He taught at Bradley University in Illinois, and the University of Memphis, where he helped develop at Ph.D. program in African-American history, the only one of its kind in the country. He also is recipient of numerous awards, fellowships and grants, and participated in the award-winning UNC-TV documentary “The Birth of a Colony: North Carolina.”

The library is located at 201 Worth Street. For further information, call 336-318-6803.

Tuesday, August 6, 2019

Company K playwright, actors, to talk about ‘Telling Our Stories’ at Asheboro library

Ali Evarts, Isaac Klein, Jason Lott and Barbara Presnell
ASHEBORO – Along with poet/playwright Barbara Presnell, three actors from the upcoming theatrical production Company K: From Asheboro to the Fields of France, have experience publishing or producing their original work.

The three – Ali Evarts, Isaac Klein and Jason Lott – will join Presnell to discuss their experiences putting ideas on paper and sharing them with the world in “Telling Our Stories: Company K and Beyond,” at 6:30 p.m. Tuesday, August 20, at the Asheboro Public Library. The discussion, sponsored by the library in conjunction with Rhinoleap Productions, is free and the public is invited.

The four have a broad range of writing experience, including poetry, playwriting, screenwriting and nonfiction.

Evarts is a native north Carolinian and UNC-Chapel Hill graduate who acts, writes and produces for stage and film. Klein, a graduate of UNC School of the Arts, is a Winston-Salem based writer, director, teacher and performer, and author of the book The School of Doing: Lessons from Theater Master Gerald Freedman. Lott, based in Los Angeles, is an actor and filmmaker whose darkly awkward buddy road trip comedy Burying Yasmeen is currently available on iTunes.

Asheboro native and Lexington resident Presnell is a poet and playwright whose most recent book of poetry, Blue Star, recounts the impact of war on her family from the Civil War to the present day. Her grandfather served in Company K; his letters served as the backbone of her script for the Company K production.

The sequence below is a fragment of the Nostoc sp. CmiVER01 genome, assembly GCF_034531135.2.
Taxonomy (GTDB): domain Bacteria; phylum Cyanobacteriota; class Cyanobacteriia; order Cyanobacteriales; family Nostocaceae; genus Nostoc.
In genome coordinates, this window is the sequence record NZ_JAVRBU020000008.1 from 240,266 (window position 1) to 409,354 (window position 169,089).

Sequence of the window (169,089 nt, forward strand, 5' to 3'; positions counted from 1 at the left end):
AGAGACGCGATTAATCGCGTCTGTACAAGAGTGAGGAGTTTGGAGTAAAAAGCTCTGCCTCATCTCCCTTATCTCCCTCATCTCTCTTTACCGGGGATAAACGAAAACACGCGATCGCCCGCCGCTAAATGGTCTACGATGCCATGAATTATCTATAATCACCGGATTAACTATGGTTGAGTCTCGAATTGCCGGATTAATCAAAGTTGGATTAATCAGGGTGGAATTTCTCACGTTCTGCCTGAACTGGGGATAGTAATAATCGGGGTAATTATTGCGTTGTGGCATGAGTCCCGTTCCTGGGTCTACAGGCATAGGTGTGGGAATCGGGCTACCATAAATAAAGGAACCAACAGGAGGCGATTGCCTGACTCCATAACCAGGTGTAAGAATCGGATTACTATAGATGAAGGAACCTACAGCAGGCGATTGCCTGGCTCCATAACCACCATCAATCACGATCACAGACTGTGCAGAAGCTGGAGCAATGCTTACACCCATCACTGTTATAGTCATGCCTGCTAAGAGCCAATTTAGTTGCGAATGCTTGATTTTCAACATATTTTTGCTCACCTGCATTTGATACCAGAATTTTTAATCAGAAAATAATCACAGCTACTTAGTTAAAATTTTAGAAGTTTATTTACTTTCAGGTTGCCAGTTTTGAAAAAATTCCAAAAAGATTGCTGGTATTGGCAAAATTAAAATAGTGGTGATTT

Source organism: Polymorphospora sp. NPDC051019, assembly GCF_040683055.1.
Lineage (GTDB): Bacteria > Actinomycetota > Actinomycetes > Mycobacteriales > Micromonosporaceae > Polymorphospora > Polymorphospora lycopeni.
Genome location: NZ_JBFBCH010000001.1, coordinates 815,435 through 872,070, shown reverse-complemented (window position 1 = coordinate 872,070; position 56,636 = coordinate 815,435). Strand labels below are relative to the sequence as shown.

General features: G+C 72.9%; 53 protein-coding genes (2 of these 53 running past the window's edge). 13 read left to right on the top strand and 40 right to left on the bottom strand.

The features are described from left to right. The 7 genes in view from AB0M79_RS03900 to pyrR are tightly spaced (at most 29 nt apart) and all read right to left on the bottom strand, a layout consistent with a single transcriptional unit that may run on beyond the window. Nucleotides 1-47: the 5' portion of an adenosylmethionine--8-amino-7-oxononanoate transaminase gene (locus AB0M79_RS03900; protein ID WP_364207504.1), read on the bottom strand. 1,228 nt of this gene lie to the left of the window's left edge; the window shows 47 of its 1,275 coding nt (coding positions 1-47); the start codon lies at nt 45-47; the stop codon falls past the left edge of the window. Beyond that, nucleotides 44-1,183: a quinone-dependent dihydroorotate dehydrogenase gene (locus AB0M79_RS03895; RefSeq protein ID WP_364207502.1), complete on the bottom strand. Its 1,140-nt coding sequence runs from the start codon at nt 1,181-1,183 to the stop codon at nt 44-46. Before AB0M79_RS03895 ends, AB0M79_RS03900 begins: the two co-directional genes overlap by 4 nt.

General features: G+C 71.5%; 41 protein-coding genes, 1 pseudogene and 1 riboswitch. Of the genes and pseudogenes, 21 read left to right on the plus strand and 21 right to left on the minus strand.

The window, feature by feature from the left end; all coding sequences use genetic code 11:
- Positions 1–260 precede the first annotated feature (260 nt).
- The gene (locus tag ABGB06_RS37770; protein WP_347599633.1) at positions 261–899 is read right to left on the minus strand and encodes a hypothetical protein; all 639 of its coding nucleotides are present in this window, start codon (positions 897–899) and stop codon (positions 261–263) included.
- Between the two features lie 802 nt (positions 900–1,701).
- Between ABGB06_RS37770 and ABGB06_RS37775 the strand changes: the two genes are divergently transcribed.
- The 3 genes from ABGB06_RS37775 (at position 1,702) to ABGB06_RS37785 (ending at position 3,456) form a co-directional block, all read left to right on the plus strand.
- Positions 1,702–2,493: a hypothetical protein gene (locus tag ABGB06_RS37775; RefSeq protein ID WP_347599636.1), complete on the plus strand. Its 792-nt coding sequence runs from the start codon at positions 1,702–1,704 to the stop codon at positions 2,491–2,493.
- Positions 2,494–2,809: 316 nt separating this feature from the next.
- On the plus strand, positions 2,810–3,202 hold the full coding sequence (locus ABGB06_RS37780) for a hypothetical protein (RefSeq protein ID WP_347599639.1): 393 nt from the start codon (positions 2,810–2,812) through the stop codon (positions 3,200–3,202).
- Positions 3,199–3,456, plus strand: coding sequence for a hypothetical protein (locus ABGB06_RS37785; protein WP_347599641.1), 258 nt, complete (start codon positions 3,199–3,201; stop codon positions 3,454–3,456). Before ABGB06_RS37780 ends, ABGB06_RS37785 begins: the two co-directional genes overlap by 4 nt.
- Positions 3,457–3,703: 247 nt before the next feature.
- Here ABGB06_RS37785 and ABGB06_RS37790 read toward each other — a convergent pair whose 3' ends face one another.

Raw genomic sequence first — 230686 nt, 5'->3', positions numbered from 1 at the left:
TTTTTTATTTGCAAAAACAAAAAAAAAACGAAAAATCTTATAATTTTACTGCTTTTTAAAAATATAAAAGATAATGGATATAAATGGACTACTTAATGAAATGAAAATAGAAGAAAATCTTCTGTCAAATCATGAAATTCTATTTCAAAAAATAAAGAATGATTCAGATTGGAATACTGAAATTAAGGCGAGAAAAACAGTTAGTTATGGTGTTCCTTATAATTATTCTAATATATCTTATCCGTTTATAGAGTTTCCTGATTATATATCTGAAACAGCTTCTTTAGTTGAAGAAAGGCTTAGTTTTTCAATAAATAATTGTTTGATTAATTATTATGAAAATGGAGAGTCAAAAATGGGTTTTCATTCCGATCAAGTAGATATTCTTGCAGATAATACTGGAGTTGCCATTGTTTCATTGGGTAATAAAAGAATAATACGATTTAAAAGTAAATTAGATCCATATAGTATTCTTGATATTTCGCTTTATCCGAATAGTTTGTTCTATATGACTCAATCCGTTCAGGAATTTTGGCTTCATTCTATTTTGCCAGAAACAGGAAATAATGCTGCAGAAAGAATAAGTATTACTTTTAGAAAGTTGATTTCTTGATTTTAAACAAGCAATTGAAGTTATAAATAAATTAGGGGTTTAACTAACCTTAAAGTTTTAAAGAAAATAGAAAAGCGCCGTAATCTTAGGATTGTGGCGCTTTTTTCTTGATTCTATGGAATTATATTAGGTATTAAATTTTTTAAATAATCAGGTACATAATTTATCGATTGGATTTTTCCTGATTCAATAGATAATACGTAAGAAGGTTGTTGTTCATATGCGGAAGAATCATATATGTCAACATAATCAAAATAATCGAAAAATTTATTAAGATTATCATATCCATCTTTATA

One of her previous books, Piece Work, about her father’s experience in the textile industry, was adapted by the Touring Theatre of North Carolina and was performed across the state for four years.

The Rhinoleap production of Company K: From Asheboro to the Fields of France takes the stage Friday, August 23-Sunday, August 25, at the historic Sunset Theatre in downtown Asheboro. It recounts the story of Randolph County’s Company K of the State Militia (later the National Guard) from its founding in 1911 through World War I, when it was sent to France and into battle.

In creating the play, Presnell used letters home and other original documents to bring to life the soldiers in the trenches and their loved ones at home. The production, directed by Rhinoleap Artistic Director Jeremy Skidmore, includes original music by Mark Dillon.

Originally, the play was scheduled for a one-time only performance on September 29, 2018 – the hundredth anniversary of the pivotal battle of Bellicourt, in which Company K led Allied forces in breaking the German Hindenburg Line defensive position, hastening the end of the war. The unit suffered heavy casualties, including 23 killed – a shocking loss to the small communities of Randolph County.

Back by popular demand, the play is a co-production of Rhinoleap, the library and the City of Asheboro. For more information and to purchase tickets, visit

The library is located at 201 Worth Street. For more information, call 336-318-6803.